Maria Brosnan, founder of Pursuit Wellbeing and author of The Pursuit of Sleep for Teachers explains why sleep must be prioritised to help reduce stress levels and improve wellbeing
Now is not an easy time to be in education. We have all felt the tumultuous tide of decisions, u-turns, and change, after change, after change. The situation in schools as I write now may well not be the situation as you read this.
I’ve been working with teachers and educators for 15 years and I have never seen the daily ebb and flow of changing demands taking its toll more than now. As a wellbeing specialist, the thing that concerns me most is poor sleep.
The Teacher Wellbeing Index 2020, by the Education Support Partnership revealed that 52 per cent of teachers had reported difficulty sleeping. This likely comes as no surprise if you are one of those teachers, but we should not accept this as normal; more than half of our teachers and school leaders are failing to get a good night’s sleep.
In this time of challenge and change, we must prioritise sleep
This might seem counterintuitive. Surely in the midst of so many demands, we can let the ‘soft stuff’ slide, and just focus on our work? The problem with this logic is that without sleep we are more susceptible to stress and in fact less able to do our jobs. One study showed that we are 60% more emotionally reactive after just one bad night’s sleep. This can quickly lead to the vicious cycle of stress and sleeplessness many of us seem to inevitably find ourselves in.
But is it inevitable? Focusing on good sleep, by making small, simple changes to our daily routine, can reduce our stress levels and make us more able to thrive, even in the midst of difficult circumstances. And I really do mean simple: something as seemingly insignificant as taking five minutes to breathe deeply in the evening could make a world of difference.
We can see how the slide into poor sleep starts, so how do we stop it? Often, the vicious cycle can begin with a seemingly innocent stressor. This is not difficult to imagine if you are an education professional – a new announcement, a nasty email, suddenly having to design online lessons – the list is endless. The bottom line is that something happens.
Next, we respond
Sometimes this is automatic and beyond our conscious control, but there are times when we get to choose how we react to the stressful experience. There is a moment, albeit small, in which we can pause and think before we respond. This then governs our physiological response. Depending on how we have responded to the stressor, we either experience the ‘stress response’ in our bodies as a result, or we don’t.
When we trigger the stress response, it takes our bodies out of a state of natural balance (known as ‘homeostasis’) and into a state of ‘dysregulation’. Part of this physiological response is the release of around 1300 biochemicals like adrenaline and cortisol, to help us to respond to the stressor. Evolutionarily speaking this would have given us the ability to run, fight or hide from predators.
Once released, many of these biochemicals can linger in our bodies for eight hours or more, acting like a ‘pint of espresso’, and making sleep difficult even if we’re exhausted. Even a stressor much earlier in the day – a new announcement mid-afternoon – can affect our sleep at night.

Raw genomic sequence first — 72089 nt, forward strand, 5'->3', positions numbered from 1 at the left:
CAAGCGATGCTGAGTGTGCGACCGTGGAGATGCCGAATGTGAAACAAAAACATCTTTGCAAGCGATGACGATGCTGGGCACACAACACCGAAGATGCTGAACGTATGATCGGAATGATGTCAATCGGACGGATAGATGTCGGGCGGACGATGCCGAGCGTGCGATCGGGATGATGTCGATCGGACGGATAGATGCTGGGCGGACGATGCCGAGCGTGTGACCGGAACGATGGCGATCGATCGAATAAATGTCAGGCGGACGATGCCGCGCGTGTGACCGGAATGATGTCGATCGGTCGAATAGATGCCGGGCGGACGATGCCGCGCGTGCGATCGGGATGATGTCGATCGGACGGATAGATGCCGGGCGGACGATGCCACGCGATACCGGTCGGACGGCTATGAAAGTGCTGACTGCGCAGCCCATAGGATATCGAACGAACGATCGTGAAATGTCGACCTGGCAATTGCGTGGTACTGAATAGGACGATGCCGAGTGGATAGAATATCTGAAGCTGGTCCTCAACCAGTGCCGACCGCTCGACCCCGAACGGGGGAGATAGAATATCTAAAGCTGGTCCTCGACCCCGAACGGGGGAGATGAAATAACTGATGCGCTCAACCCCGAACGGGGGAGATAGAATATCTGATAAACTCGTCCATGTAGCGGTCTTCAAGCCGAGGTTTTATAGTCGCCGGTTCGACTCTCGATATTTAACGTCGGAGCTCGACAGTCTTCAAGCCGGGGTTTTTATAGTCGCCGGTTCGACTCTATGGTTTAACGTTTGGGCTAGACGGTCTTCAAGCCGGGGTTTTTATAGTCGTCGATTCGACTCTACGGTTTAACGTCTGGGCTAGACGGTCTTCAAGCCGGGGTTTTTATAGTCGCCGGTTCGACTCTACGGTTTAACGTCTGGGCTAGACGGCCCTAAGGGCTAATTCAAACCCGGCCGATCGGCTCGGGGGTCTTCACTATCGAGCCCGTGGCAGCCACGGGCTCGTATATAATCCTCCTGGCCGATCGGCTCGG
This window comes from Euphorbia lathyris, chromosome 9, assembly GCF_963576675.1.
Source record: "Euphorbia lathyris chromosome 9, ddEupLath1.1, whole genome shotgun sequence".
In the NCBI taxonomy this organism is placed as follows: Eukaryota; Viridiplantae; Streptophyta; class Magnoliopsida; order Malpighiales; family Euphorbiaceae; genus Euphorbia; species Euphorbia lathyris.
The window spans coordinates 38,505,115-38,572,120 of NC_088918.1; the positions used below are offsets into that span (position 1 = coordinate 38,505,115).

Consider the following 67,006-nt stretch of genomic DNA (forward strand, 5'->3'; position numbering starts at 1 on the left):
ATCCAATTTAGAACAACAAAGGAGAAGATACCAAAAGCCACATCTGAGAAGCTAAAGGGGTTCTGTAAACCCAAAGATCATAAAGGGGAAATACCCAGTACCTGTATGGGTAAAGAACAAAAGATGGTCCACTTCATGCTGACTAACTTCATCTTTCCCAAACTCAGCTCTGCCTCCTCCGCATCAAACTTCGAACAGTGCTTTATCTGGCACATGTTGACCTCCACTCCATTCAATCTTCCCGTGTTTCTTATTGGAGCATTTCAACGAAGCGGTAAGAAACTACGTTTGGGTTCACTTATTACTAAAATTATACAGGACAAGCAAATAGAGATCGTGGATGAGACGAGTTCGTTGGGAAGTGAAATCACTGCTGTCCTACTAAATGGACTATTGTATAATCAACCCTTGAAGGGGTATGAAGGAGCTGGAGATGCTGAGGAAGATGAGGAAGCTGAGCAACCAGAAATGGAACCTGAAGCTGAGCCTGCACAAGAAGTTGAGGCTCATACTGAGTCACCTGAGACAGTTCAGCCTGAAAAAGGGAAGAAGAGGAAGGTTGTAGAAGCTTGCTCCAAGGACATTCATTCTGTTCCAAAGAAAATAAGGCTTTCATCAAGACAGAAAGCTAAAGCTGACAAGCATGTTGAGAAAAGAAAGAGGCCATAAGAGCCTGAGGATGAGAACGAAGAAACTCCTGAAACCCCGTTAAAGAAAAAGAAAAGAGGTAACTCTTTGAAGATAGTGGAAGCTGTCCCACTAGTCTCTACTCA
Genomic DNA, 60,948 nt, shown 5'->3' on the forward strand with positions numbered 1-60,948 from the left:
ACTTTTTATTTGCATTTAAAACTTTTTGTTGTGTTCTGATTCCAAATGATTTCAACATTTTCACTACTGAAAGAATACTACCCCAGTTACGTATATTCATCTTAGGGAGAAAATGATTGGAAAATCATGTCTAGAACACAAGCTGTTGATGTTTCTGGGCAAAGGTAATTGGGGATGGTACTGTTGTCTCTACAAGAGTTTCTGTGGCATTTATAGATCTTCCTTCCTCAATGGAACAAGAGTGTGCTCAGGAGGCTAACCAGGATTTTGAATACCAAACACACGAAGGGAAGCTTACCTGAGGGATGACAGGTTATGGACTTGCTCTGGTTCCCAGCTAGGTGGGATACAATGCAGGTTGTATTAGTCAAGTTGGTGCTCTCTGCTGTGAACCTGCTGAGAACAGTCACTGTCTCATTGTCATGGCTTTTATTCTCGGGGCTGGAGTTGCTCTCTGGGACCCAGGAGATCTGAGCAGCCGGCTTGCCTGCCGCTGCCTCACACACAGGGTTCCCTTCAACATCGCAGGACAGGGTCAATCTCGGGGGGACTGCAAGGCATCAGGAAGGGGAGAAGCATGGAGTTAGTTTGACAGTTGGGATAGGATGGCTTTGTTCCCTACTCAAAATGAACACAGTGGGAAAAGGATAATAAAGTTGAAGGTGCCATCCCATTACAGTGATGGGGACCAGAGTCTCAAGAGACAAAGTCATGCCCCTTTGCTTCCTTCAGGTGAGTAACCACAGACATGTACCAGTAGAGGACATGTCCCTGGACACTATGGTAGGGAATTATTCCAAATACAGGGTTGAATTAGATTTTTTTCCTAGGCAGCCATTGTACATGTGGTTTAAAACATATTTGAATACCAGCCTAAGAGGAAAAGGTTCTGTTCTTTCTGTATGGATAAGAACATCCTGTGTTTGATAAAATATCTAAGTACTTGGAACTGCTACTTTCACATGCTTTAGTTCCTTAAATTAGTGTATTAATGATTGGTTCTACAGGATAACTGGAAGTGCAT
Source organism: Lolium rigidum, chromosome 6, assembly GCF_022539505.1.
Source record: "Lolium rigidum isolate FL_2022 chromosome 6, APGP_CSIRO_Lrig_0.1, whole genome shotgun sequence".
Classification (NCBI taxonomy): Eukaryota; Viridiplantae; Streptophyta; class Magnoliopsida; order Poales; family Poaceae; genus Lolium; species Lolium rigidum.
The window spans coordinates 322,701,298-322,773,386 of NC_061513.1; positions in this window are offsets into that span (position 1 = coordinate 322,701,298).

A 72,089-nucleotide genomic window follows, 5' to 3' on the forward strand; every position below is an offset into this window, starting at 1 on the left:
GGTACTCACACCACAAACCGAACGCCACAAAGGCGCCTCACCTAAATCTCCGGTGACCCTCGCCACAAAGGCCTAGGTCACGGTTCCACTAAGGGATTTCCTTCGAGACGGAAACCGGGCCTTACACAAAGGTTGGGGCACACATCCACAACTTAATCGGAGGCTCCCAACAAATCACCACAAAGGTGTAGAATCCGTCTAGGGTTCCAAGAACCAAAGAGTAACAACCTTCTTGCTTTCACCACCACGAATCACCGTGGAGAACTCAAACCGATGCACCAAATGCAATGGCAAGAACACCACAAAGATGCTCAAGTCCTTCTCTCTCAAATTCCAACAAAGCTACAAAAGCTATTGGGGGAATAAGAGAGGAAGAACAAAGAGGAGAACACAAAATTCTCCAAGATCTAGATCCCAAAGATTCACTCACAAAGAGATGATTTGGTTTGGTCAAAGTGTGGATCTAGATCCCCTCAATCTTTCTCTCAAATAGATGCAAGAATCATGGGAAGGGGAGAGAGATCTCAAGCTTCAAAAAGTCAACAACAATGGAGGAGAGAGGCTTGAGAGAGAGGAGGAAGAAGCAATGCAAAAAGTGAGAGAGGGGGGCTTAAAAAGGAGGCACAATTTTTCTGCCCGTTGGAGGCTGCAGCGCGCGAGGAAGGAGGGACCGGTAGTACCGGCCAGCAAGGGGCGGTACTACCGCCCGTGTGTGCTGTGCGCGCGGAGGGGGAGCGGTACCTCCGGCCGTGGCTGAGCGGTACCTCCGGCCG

Our bodies are naturally highly efficient at returning to balance. But when stress becomes repeated, or chronic, as is almost unavoidable in the current set of circumstances, it becomes harder for the body to get back to homeostasis, so sleep suffers. The resulting poor sleep doesn’t just make us feel tired; it also stops our body from efficiently repairing itself; and this, in turn, leads to feeling rundown, an increase in health issues, and the commonly experienced school holiday ‘collapse’.
We can break the cycle
The good news is that we can break the cycle. Small steps can pave the way for a virtuous cycle of lower stress levels, better sleep, and a healthier, calmer body. From breathing well to eating well; from building exercise into each day to creating a bedtime routine. Over time these small steps lead to a calmer day-to-day life, better sleep, healthier bodies, and vastly improved wellbeing.
It might be hard to know where to begin but – put simply – the single most important change we can make is to start putting our own self–care first; prioritising our sleep is the one thing that will help us most. In this season, look inward to your own wellbeing before you look outward to the task at hand and – above all – be gentle with yourself.
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Discover how small changes to your daily habits can make a big difference to your sleep, learn more about the science behind sleep and wellbeing, and get 95 tips for better sleep.
You can also get in contact with Maria by emailing firstname.lastname@example.org.
Education Support, Teacher Wellbeing Index 2020,
The Guardian, The teacher’s guide to sleep and why it matters (11 November 2014), https://www.theguardian.com/teacher-network/teacher-blog/2014/nov/11/good-night-teacher-guide-sleep